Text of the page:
Auckland Transport has embarked on New Zealand’s most ambitious LED replacement programme which involves upgrading 44,000 high pressure sodium (golden yellow light) streetlights with energy efficient light emitting diode (LED) luminaires (white light) over a four year period. The new maintenance contracts for Southern and Central Auckland – which also include a pole replacement programme – were awarded to Downer Construction in August last year. This will see all old concrete poles eventually replaced with brand new streetlight columns including a number of 6 or 8m Oclyte® Streetlight Columns from CSP Pacific.
With a road network of over 1,200kms which is lit by a street lighting network comprising 100,000 street lights, Auckland City has approximately one third of the country’s total lighting stock, and keeping them all functioning efficiently is a pretty big task.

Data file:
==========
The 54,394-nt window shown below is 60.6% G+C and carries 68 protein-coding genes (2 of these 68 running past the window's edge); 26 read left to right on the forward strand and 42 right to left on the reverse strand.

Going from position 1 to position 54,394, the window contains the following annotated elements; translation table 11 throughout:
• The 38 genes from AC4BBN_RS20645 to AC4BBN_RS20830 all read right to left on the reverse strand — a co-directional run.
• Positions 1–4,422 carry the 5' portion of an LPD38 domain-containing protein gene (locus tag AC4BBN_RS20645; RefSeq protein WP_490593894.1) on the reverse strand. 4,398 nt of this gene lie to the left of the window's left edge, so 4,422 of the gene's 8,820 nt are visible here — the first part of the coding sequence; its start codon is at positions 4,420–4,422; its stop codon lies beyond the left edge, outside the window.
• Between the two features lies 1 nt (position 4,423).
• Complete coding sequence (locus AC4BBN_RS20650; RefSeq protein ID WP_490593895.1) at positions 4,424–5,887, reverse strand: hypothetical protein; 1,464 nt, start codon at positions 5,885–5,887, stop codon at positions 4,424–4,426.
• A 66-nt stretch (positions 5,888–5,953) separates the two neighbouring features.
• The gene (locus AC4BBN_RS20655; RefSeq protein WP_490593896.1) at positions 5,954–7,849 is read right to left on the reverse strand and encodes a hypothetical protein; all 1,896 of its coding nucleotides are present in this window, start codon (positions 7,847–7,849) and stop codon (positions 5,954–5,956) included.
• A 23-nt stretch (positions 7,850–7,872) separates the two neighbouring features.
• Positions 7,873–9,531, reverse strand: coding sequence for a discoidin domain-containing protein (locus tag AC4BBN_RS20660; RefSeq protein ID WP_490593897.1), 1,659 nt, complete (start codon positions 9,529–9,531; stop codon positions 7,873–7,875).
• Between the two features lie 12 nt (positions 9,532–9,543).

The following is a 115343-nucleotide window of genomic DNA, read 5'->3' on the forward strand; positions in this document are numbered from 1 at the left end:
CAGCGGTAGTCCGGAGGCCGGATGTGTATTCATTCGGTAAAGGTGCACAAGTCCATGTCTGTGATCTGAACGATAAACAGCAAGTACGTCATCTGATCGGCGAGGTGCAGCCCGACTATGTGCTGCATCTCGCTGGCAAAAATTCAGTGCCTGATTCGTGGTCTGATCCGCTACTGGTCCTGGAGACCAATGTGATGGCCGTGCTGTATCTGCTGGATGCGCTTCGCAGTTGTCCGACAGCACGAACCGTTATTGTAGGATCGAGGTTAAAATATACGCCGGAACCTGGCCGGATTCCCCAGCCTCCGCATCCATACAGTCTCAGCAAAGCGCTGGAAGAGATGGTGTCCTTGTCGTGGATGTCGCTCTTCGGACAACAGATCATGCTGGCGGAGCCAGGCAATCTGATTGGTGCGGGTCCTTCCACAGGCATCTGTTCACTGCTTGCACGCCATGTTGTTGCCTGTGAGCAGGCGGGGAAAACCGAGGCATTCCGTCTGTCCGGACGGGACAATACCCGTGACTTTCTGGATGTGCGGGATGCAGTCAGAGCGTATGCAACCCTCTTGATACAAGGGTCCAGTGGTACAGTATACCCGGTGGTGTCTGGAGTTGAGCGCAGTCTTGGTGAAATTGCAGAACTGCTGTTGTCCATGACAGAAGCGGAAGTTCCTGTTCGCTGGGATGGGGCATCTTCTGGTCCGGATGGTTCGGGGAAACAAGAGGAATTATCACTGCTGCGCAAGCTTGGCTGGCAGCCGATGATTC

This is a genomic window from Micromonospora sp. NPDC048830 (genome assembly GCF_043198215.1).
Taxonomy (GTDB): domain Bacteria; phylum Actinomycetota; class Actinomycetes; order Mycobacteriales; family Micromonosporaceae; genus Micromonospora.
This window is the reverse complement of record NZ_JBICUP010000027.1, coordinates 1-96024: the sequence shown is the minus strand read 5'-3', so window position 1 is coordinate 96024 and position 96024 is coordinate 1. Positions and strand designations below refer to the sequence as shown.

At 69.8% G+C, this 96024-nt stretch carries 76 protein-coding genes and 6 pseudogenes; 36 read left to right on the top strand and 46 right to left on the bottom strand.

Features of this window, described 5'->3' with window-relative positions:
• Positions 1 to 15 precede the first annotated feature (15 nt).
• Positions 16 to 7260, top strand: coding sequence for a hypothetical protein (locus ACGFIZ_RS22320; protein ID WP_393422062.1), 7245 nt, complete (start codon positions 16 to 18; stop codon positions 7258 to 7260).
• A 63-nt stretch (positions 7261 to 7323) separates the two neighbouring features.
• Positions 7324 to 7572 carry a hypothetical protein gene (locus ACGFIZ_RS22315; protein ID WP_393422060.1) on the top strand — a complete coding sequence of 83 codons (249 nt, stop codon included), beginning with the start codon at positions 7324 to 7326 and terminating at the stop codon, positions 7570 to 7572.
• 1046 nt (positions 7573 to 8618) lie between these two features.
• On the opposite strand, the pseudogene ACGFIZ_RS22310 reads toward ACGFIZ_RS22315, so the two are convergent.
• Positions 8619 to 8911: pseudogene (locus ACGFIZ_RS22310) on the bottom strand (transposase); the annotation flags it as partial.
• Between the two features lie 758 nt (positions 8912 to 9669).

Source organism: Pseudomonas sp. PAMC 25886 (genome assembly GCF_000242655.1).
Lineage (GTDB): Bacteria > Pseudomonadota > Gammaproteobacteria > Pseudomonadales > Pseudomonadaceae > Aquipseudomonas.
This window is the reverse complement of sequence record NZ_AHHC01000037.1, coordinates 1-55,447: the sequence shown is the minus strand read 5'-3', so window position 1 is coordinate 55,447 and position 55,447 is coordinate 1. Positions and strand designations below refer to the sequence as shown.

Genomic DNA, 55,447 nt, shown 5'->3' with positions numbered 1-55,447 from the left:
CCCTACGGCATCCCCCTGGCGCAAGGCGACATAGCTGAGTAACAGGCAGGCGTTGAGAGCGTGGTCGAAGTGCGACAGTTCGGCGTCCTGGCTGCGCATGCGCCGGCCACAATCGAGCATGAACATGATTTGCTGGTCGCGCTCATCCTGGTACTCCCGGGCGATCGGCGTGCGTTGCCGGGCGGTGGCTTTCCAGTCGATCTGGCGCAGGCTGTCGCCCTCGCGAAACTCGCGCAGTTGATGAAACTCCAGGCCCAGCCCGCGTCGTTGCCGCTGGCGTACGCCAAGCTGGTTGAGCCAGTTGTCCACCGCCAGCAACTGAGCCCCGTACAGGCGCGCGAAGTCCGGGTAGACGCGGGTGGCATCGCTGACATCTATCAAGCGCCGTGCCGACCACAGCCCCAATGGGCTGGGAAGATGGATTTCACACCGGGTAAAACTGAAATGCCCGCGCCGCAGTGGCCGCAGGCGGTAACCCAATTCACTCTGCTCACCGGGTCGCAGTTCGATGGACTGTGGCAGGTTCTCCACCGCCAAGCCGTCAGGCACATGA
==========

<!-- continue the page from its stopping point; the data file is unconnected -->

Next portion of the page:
As part of regular maintenance Auckland Transport is taking the opportunity to replace a large quantity of the old concrete poles with new, aesthetically pleasing Oclyte® Streetlight Columns when luminaires are upgraded to LEDs.
CSP Pacific’s Oclyte® modular steel columns comprise of a range of interchangeable octagonal tapered steel elements which friction fit together to provide the desired height between 3 and 18m. These steel galvanized octagonal sectional columns come in a number of mounting heights and installation options to suit any streetlighting requirements.
The new contracts have been in place for about eight months with Pat Watson, Operations Manager Northern for Downer ITS, and his teams working on pole replacements in the Papakura and Takanini areas.
“We have a very long, well established partnership with the Streetlight Maintenance team at Downer,” said Bruce Stephens, Sales Engineer Auckland/ Northland for CSP Pacific. “Pat and the Downer team have ordered about 100 columns since they started the new contract and have just placed another order for another 100.”
Auckland Transport’s Lighting Project
Phase one focuses mainly on residential roads which comprise approximately 60% of the region’s streetlighting network. The luminaire replacement project is expected to see net savings of $32 million over the 20-year design life of the LED luminaires. The LED technology - which is cheaper over time, safer and more efficient – will eventually be rolled out across the country.